Last night, I chaired my last board meeting at my church before my term ends. This marked the end of a 5 year journey in leadership for me. As I reminisce about these last 5 years, it is not lost on me that my work at home situation has afforded me this opportunity to volunteer my time.
When I agreed to serve on the board, I was winding down a job in an office, with occasional opportunities to work from home. Shortly after, I switched jobs and began working at home full-time. The flexibility of this arrangement has really allowed me to commit time to the church that I would not have otherwise been able to fit in.
Sure, it hasn’t been easy. As time went by, I did have to remind others that I couldn’t be on call at a moments notice for everything, and that I did in fact have a “day job”. And, like many other things, my duties could become a distraction from my paid job too. In the end, both my volunteer leadership and my employment thrived. At work, I have received numerous performance awards, and been highly rated in all of my performance reviews. How did I balance the competing responsibilities? Here are some things that worked for me:
- I tried to always put work first. If my work was done, I could then devote time to volunteer work. This was easier some times than others. In the end, you have to pay the bills, so you can’t let that slide, even if the volunteer work may be more rewarding or fun.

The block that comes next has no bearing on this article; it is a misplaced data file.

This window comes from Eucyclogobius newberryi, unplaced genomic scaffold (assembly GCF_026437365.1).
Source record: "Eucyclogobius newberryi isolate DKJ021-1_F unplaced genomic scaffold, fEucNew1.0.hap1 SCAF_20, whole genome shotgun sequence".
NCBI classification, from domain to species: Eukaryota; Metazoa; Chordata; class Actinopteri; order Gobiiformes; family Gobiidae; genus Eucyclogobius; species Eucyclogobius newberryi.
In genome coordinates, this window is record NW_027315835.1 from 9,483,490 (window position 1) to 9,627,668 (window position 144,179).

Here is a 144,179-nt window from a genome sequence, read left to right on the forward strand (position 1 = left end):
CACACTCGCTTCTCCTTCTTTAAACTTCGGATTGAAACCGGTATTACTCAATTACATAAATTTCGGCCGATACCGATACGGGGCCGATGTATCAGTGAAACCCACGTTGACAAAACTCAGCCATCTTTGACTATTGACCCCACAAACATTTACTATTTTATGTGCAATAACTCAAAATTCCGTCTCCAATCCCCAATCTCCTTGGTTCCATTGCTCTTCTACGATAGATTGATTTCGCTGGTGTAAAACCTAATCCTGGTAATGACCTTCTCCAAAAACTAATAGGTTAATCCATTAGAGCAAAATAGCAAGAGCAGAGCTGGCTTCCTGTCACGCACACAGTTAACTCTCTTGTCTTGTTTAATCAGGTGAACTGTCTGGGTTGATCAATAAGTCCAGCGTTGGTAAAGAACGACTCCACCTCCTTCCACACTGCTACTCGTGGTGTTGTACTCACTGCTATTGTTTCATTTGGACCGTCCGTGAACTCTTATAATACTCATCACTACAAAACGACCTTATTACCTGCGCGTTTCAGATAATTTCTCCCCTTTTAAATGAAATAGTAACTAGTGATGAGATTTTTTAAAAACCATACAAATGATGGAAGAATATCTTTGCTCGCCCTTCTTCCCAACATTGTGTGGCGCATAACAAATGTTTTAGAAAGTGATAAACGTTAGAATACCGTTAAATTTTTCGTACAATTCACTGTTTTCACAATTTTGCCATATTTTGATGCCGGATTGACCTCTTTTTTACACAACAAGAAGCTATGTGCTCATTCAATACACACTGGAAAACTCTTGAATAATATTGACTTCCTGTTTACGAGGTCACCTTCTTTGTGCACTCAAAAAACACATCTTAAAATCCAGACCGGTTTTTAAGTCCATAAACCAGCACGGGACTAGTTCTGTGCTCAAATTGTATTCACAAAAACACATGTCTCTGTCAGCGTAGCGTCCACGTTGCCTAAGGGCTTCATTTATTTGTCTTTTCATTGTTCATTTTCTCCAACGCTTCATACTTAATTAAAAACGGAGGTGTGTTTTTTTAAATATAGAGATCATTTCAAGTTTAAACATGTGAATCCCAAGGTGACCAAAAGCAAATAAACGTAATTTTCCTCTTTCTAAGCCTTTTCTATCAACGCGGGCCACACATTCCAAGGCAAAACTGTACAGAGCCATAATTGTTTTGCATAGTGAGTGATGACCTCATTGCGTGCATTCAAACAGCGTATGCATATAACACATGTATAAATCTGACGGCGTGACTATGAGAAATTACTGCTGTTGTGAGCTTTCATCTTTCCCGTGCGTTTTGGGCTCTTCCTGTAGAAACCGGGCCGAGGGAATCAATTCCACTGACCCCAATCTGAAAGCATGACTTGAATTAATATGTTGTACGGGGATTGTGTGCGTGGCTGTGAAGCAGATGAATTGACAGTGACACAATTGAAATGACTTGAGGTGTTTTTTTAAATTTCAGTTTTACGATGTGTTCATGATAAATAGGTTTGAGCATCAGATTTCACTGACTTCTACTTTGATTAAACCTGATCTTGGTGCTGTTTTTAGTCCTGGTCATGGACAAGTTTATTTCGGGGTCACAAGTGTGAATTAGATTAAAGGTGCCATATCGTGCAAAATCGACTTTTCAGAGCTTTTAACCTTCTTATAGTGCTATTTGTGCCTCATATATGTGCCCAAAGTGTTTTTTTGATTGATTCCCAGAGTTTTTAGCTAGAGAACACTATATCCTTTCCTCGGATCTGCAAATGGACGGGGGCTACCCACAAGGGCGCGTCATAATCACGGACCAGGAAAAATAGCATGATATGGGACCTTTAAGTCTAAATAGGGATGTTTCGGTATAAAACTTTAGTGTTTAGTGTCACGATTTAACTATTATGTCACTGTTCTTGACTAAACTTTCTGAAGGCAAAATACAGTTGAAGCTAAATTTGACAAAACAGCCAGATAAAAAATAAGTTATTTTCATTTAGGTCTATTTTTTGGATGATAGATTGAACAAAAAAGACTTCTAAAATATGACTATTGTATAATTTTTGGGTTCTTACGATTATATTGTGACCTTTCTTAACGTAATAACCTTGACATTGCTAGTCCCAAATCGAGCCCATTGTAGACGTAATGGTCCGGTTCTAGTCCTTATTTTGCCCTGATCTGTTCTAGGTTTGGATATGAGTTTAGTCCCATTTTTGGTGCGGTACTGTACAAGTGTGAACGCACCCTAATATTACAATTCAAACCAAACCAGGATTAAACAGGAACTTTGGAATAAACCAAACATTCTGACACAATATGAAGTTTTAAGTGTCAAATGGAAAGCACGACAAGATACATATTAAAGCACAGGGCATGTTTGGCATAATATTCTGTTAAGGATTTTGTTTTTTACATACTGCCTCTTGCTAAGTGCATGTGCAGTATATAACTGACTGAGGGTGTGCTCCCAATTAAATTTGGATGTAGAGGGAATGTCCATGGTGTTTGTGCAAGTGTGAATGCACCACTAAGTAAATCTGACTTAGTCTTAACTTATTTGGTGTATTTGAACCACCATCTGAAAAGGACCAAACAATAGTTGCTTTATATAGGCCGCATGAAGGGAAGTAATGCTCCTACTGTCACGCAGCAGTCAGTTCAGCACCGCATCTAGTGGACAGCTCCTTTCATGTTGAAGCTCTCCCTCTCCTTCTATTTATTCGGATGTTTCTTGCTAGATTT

- When I needed to devote some work time to my volunteer work, I planned ahead to accommodate it. This included working late some evenings, taking PTO, and keeping my boss informed.
- Be honest with all involved. I told my boss what I was doing in my free time, and gave him updates on any situations where I needed to leave early or come in late. If I needed to miss a day at work, I took PTO and planned it well in advance. I specifically did not try to “hide” my volunteer work.
- Get the job done and everyone will be happy. Many successful work at home relationships work under the principle of getting the expected work done, without regard to the time it takes to do it. I work this way as both an employee and as a manager. In my experience, most good managers will focus on the work accomplished, not the hours put in. This gives you some freedom to volunteer time outside of work.
- Clearly set expectations with your volunteer colleagues about when you are and are not available. Just like setting boundaries with work colleagues and your family, set the appropriate expectations and you’ll suffer fewer disappointments.
While this chapter in my life is coming to an end, it has opened up some interesting opportunities for me to try some new things, and maybe even be paid to do them. I don’t know what the future will bring, but whatever it is, I am better prepared to tackle this new challenge because of my work at home job.
What challenges do you face balancing work and volunteerism? Are you able to do more because you work from home? How do you keep thriving at your day job while working to improve the community around you?